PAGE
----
However, the ODA figures for 2011 cast a shadow over these marginally positive developments. NGOs expressed particular concern that aid has fallen to the world's 48 poorest countries, along with a fall in bilateral aid to sub-Saharan Africa - the poorest region of the world. Campaigners also said that "alarm bells should be ringing across Europe" following the confirmation that 12 EU countries have cut overseas aid, including some that have weathered the economic crisis more easily, such as Austria and France. Cuts to aid budgets in Spain and Greece, where fiscal tightening policies are severe, were in the order of 40%. Although some EU countries managed to increase their aid, many countries are seeking to further reduce their ODA budgets this year, and it looks increasingly improbable that the EU will hit its official 0.7% target by 2015. For non-EU developed countries such as the US, Canada, Australia and New Zealand, such a target is a pipe dream judged by current standards.
A chronic lack of ambition
Notwithstanding the wider problems of aid effectiveness and the unequal power relationships between donor and recipient governments, the quantity of aid donated falls far short of the amount urgently needed to reach the MDGs - and will continue to be insufficient even if G8 donors meet all their existing and future promises on aid. Although the MDGs are widely considered to be grossly inadequate targets for ending poverty, it is also true that ‘good quality' aid can make a real impact on poverty reduction, especially when provided in sufficient quantities. For example, if governments had provided all the aid they committed to in 1970, Oxfam calculated that extreme poverty could have been ended 22 times over - a prolonged failure they describe as the greatest missed opportunity in history.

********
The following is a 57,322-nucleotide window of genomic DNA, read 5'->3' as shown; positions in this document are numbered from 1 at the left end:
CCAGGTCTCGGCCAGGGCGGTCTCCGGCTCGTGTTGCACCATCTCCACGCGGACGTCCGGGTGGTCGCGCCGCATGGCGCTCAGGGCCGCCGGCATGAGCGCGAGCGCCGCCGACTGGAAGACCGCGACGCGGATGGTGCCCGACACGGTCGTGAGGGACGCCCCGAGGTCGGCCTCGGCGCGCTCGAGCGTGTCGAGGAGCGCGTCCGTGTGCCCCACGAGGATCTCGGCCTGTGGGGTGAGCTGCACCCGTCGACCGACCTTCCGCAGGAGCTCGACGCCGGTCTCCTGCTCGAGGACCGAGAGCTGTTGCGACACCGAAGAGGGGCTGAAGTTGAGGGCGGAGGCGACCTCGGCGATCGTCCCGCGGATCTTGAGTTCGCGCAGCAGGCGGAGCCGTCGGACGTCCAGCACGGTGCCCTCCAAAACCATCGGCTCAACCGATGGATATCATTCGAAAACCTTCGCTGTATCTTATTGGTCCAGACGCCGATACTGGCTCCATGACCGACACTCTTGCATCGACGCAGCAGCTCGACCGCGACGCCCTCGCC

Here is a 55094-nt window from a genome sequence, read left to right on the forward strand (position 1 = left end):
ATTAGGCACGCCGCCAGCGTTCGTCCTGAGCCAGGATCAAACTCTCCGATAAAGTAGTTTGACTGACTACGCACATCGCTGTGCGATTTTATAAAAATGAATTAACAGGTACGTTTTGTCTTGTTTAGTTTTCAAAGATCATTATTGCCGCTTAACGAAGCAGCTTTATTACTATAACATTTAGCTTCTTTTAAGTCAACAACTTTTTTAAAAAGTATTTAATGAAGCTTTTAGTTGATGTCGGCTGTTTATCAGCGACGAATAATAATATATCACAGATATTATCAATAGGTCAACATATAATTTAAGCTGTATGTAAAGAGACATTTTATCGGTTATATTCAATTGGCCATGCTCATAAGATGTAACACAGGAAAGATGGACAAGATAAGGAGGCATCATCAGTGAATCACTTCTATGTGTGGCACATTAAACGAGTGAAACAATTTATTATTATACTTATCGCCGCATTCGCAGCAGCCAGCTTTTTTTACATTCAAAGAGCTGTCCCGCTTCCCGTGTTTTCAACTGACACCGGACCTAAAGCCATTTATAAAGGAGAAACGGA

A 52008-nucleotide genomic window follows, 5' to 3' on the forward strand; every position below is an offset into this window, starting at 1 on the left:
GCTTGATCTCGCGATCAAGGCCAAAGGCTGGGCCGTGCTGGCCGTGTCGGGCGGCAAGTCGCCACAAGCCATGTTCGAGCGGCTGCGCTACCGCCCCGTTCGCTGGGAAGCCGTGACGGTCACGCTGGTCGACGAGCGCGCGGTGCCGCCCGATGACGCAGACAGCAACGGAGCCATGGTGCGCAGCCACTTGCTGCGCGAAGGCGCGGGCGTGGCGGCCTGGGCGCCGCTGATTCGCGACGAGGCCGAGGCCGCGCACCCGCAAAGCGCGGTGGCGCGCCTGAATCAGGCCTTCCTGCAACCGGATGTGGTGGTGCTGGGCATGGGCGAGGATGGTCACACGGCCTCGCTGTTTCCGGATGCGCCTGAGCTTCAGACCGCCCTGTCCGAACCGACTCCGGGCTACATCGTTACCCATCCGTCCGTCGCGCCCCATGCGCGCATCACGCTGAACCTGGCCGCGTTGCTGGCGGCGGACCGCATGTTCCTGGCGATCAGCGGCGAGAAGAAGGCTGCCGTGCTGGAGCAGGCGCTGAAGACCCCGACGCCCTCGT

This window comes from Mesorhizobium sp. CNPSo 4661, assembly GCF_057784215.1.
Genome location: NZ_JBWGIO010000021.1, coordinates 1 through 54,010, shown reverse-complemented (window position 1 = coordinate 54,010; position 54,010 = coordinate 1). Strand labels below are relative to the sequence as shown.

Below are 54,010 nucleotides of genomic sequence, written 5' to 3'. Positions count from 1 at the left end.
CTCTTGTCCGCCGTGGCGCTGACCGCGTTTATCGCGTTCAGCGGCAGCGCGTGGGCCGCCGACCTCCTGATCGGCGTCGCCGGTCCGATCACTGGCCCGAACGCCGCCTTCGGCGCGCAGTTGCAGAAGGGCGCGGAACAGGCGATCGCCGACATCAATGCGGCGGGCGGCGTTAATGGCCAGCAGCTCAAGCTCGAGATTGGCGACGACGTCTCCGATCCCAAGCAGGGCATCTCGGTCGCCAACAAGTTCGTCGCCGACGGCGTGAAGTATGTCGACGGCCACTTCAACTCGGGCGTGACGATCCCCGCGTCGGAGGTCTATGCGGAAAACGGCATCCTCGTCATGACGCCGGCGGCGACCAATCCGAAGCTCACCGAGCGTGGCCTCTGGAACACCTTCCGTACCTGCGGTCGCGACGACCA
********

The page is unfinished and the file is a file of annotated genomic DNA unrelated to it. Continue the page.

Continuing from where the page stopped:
Against the backdrop of a worsening global financial crisis and widespread austerity, there is a great risk that rich countries will continue to cut investments in effective programmes that benefit the world's poorest people. Many development organisations now fear that both public and political support for increased aid has passed its peak owing to the financial downturn and domestic austerity measures, as well as the perception that many developing countries are experiencing high economic growth and no longer need the same level of support. In the UK, the House of Lords economics affairs committee even published a report that called to abandon the 0.7% target for overall aid spending that was previously enshrined in legislation - with cross-party political support - in 2010.
Aid advocates challenge these attitudes, however, particularly by pointing out that aid is a tiny part of national budgets and will have no discernible impact on deficits if cut. Public support for ODA also tends to rise when people are informed of how little governments actually spend on aid, compared to other priorities. As many NGOs and development analysts maintain, life-saving programmes in poor countries are critically affected by reducing aid, especially when people in developing countries are struggling to cope with the impacts of the financial crisis.
Numerous reports and campaigns since the 0.7% UN resolution have advocated for an increase in official aid to 1% of GNI or more, including the influential proposal by the Brandt Commission in 1980 which also recommended an immediate and large-scale transfer of resources from North to South.The Network of Spiritual Progressives go much further and advocate that the US government spends 1 to 2% of GDP on foreign aid for the next 20 years in order to eliminate poverty once and for all and heal the environmental crisis. If all the advanced industrialised countries committed to a ‘Global Marshall Plan' along such lines, they estimate that the costs could reach 3 to 5% of world GDP.
Transforming the international aid architecture